4140 vs. Stainless Steel


PDA






GConn
February 2, 2011, 03:33 PM
Is this (found on the web) True, please?

"Firearms
This steel is used by some firearm manufacturers for revolver frames, barrels, actions and pistol frames. Gun barrels made of 4140 steel wear longer than those made of stainless steel. When oil quenched and tempered, 4140 steel becomes even stronger, about 180,000 psi."

http://www.ehow.com/list_7242476_4140-steel-uses.html

PS ~ Hoping (believing) that I have followed proper conduct/protocol for posting www info -> in other words: NOT "infringed" on a copyright...?

If you enjoyed reading about "4140 vs. Stainless Steel" here in TheHighRoad.org archive, you'll LOVE our community. Come join TheHighRoad.org today for the full version!
dfariswheel
February 2, 2011, 07:29 PM
Nope.

Stainless will last longer because it resists the erosion of the throat caused by the super hot burning powder.

Notice that virtually all Match rifle barrels you see on the line are stainless.
This isn't because stainless is more accurate, it's that the barrel retains it accuracy longer than a 4140 steel barrel.

SlamFire1
February 2, 2011, 07:47 PM
This can cause lots of discussion.

The problem is, barrel life is extremely varible.

I remember being squadded with Lee Land, a President 100 winner, and he had a barrel whose throat eroded one gage number per match. That's awful.

I have shot out stainless and chrome moly barrels, and I cannot prove that that one barrel type provides better barrel life or performance than the other. I am of the opinion that chrome moly barrels will last longer than stainless, but I will never be able to prove it in my lifetime.

The heat treated numbers for 4140 are correct, but barrels have to be pretty soft to gun drill them and rifle. Maybe if they were heat treated afterwards we would see something. But then the barrels would probably warp.

You can check out material properties on MatWeb. Metals really improve with heat treatment. But only actions are heat treated.

While you pay a bit more for a stainless blank, you don't have to pay to have the thing blued. That is about $75-$100. Bluing pretty much removes whatever cost advantage chrome moly has. That is why I am buying stainless blanks and the last rifle I had rebarreled with a stainless Krieger. I suppose you could spray paint the barrel. Stainless seems to clean up quicker, but I don't know if it is real.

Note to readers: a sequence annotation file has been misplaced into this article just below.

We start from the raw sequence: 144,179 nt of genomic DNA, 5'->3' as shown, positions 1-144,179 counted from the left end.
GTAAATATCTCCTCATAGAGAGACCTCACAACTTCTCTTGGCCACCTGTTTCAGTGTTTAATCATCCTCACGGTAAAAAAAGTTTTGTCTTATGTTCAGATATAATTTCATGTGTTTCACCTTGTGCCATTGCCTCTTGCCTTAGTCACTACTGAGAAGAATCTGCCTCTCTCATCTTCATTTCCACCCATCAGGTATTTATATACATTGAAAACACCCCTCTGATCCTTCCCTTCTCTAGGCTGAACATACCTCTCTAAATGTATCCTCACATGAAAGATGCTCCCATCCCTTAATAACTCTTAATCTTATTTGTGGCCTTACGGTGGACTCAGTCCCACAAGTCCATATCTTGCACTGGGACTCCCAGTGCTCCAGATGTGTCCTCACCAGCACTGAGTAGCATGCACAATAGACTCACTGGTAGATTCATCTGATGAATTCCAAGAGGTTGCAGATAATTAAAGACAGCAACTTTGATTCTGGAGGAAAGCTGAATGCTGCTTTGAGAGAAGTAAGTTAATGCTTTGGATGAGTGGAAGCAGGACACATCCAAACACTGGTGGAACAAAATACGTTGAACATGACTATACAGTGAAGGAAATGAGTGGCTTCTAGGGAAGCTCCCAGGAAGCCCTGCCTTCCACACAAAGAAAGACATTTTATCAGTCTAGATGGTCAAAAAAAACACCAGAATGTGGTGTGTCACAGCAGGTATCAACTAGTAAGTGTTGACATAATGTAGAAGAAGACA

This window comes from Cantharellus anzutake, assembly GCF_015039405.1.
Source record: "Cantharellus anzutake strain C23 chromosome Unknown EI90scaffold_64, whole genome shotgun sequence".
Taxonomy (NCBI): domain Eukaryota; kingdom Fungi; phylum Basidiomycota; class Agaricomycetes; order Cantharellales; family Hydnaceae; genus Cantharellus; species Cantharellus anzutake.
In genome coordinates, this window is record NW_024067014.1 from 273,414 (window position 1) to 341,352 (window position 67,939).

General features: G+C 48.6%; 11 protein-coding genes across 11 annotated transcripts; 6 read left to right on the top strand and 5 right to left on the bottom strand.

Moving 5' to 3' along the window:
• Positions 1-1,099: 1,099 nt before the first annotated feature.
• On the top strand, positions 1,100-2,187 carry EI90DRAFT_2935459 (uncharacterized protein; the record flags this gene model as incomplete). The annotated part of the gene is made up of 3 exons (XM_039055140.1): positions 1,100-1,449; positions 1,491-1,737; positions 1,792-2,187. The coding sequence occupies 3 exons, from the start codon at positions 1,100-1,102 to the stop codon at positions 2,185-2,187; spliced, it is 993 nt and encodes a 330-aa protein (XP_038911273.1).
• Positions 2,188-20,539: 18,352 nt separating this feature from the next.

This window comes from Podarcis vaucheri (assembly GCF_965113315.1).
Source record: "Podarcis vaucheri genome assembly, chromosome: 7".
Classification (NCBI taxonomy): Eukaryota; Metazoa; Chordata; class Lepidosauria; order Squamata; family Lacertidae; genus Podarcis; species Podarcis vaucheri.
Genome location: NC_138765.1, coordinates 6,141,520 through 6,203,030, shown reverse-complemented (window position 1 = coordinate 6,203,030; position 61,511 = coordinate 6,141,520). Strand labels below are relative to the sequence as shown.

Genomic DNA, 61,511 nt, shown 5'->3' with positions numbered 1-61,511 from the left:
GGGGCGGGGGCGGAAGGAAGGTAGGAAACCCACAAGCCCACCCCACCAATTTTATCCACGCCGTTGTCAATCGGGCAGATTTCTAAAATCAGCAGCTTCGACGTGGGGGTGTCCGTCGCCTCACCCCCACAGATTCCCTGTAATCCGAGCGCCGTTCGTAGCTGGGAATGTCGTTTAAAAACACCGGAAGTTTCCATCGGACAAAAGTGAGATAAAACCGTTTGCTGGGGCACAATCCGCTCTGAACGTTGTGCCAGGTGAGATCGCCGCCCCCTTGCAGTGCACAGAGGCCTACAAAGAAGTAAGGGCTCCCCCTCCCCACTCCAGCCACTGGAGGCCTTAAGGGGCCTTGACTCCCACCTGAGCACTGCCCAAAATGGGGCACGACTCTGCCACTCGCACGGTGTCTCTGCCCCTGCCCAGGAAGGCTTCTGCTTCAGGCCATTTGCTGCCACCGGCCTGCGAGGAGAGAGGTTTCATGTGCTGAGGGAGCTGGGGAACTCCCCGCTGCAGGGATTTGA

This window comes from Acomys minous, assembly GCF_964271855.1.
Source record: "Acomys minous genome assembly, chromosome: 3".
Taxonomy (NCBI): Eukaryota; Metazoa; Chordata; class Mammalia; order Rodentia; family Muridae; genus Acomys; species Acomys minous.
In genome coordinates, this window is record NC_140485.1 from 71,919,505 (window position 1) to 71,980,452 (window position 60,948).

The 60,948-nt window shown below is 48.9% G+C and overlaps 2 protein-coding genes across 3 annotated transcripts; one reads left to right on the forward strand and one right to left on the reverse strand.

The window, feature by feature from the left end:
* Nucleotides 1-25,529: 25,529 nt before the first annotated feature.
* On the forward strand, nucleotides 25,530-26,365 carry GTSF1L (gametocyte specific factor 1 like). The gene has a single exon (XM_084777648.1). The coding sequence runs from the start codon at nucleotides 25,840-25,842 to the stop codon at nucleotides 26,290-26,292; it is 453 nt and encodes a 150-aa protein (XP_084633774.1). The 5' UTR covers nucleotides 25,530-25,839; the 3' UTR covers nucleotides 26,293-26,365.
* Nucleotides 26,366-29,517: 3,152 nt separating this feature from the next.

http://img.photobucket.com/albums/v479/SlamFire/M70%20pics/DSCN0958.jpg

I had lug galling problems with a stainless Winchester M70 Classic action. Because of that, I am not ever buying an all stainless rifle action again. I will stick to chrome moly.

Jesse Heywood
February 3, 2011, 04:24 AM
I just love ambiguous statements. He calls for a known steel alloy heat-treated to spec. And compares it to stainless steel that is of unknown alloy and heat-treatment.

I designed a lot of aircraft parts using stainless steel, and with the proper alloy and heat-treatment it will outlast the 4140 HT 180 KSI due to its fracture toughness ability. The SS will be softer and far more forgiving to damage from the burning powder, heat from the friction of the bullet and abuse in general.

One project I was on involved replacing bolts made from 4140 heat treated to 180+ KSI. The bolts were cracking. My replacements were made from 15-5PH Cres or an Inconel alloy.

SlamFire1
February 3, 2011, 07:22 AM
I designed a lot of aircraft parts using stainless steel, and with the proper alloy and heat-treatment it will outlast the 4140 HT 180 KSI due to its fracture toughness ability. The SS will be softer and far more forgiving to damage from the burning powder, heat from the friction of the bullet and abuse in general.

One project I was on involved replacing bolts made from 4140 heat treated to 180+ KSI. The bolts were cracking. My replacements were made from 15-5PH Cres or an Inconel alloy
Maybe you could tell me why I had galling on my M70? The lugs and receiver seats were “trued”, so if there were any surface treatments they were removed. However, I don’t know if stainless has any equivalent surface treatments like carburizing.

brickeyee
February 3, 2011, 12:47 PM
I had lug galling problems with a stainless Winchester M70 Classic action. Because of that, I am not ever buying an all stainless rifle action again.

Bad choice of metal for the parts.

If they had used different types of stainless for the two parts they likely could have eliminated the problem.

This showed up in early stainless pistols.
When the frame and slide are the exact same metal galling showed up.
A change to slightly different types eliminated the problem.

bobalou
February 3, 2011, 09:40 PM
I would like to know what is the "alloy" used in a Bersa uc 9mm frame and slide and is it "ordnance grade" and is there a specific process to meet the quality/ wear factor that is a "standard" for "ordnance grade", such as "drop forged". I assume most gun barrels are at least hardened steel of high grade. I find a lot of these descriptions of quality to be ambiguous to say the least.:confused: Taurus pt99 claims they have drop forged frames of ordnance grade alloy. WOW. What kind of alloy? Is there drop forged, ordnance grade pot metal? What are the requirements of "ordnance grade"?

dfariswheel
February 3, 2011, 09:53 PM
"Ordnance Grade" simply means it's some kind of steel that can be successfully used to build guns, or part of.